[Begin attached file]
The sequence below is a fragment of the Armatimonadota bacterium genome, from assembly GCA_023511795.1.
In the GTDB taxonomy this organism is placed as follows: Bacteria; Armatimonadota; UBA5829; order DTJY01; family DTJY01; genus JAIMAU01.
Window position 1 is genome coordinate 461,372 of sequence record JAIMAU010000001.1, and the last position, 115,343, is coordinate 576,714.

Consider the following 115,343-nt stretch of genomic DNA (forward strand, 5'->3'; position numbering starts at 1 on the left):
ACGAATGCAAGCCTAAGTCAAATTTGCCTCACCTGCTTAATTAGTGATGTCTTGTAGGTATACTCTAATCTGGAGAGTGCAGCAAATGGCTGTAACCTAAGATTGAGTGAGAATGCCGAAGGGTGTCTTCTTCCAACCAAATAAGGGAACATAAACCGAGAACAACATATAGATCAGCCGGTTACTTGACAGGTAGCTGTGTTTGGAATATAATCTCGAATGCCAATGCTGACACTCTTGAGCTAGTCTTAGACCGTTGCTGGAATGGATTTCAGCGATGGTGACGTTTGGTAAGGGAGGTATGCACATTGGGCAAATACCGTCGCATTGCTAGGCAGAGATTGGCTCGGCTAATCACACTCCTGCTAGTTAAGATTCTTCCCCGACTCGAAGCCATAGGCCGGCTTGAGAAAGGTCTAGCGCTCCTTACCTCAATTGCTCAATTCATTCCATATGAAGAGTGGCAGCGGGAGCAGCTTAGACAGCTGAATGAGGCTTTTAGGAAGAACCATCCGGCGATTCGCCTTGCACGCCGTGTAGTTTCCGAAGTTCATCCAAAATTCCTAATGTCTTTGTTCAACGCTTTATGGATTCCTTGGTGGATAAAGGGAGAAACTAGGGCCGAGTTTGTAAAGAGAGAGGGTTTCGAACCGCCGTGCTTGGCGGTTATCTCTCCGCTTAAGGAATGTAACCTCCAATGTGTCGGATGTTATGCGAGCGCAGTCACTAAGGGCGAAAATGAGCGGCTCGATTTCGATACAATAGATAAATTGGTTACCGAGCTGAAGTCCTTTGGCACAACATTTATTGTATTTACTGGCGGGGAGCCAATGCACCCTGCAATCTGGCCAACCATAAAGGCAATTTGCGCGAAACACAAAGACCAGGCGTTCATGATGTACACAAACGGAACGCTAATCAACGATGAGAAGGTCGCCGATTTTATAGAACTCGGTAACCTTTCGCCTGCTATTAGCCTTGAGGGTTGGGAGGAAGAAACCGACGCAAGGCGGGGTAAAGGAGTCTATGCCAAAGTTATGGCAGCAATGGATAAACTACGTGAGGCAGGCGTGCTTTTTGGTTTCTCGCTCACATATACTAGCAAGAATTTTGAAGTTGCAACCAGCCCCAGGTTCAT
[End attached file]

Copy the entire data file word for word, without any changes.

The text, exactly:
The sequence below is a fragment of the Armatimonadota bacterium genome, from assembly GCA_023511795.1.
In the GTDB taxonomy this organism is placed as follows: Bacteria; Armatimonadota; UBA5829; order DTJY01; family DTJY01; genus JAIMAU01.
Window position 1 is genome coordinate 461,372 of sequence record JAIMAU010000001.1, and the last position, 115,343, is coordinate 576,714.

Consider the following 115,343-nt stretch of genomic DNA (forward strand, 5'->3'; position numbering starts at 1 on the left):
ACGAATGCAAGCCTAAGTCAAATTTGCCTCACCTGCTTAATTAGTGATGTCTTGTAGGTATACTCTAATCTGGAGAGTGCAGCAAATGGCTGTAACCTAAGATTGAGTGAGAATGCCGAAGGGTGTCTTCTTCCAACCAAATAAGGGAACATAAACCGAGAACAACATATAGATCAGCCGGTTACTTGACAGGTAGCTGTGTTTGGAATATAATCTCGAATGCCAATGCTGACACTCTTGAGCTAGTCTTAGACCGTTGCTGGAATGGATTTCAGCGATGGTGACGTTTGGTAAGGGAGGTATGCACATTGGGCAAATACCGTCGCATTGCTAGGCAGAGATTGGCTCGGCTAATCACACTCCTGCTAGTTAAGATTCTTCCCCGACTCGAAGCCATAGGCCGGCTTGAGAAAGGTCTAGCGCTCCTTACCTCAATTGCTCAATTCATTCCATATGAAGAGTGGCAGCGGGAGCAGCTTAGACAGCTGAATGAGGCTTTTAGGAAGAACCATCCGGCGATTCGCCTTGCACGCCGTGTAGTTTCCGAAGTTCATCCAAAATTCCTAATGTCTTTGTTCAACGCTTTATGGATTCCTTGGTGGATAAAGGGAGAAACTAGGGCCGAGTTTGTAAAGAGAGAGGGTTTCGAACCGCCGTGCTTGGCGGTTATCTCTCCGCTTAAGGAATGTAACCTCCAATGTGTCGGATGTTATGCGAGCGCAGTCACTAAGGGCGAAAATGAGCGGCTCGATTTCGATACAATAGATAAATTGGTTACCGAGCTGAAGTCCTTTGGCACAACATTTATTGTATTTACTGGCGGGGAGCCAATGCACCCTGCAATCTGGCCAACCATAAAGGCAATTTGCGCGAAACACAAAGACCAGGCGTTCATGATGTACACAAACGGAACGCTAATCAACGATGAGAAGGTCGCCGATTTTATAGAACTCGGTAACCTTTCGCCTGCTATTAGCCTTGAGGGTTGGGAGGAAGAAACCGACGCAAGGCGGGGTAAAGGAGTCTATGCCAAAGTTATGGCAGCAATGGATAAACTACGTGAGGCAGGCGTGCTTTTTGGTTTCTCGCTCACATATACTAGCAAGAATTTTGAAGTTGCAACCAGCCCCAGGTTCAT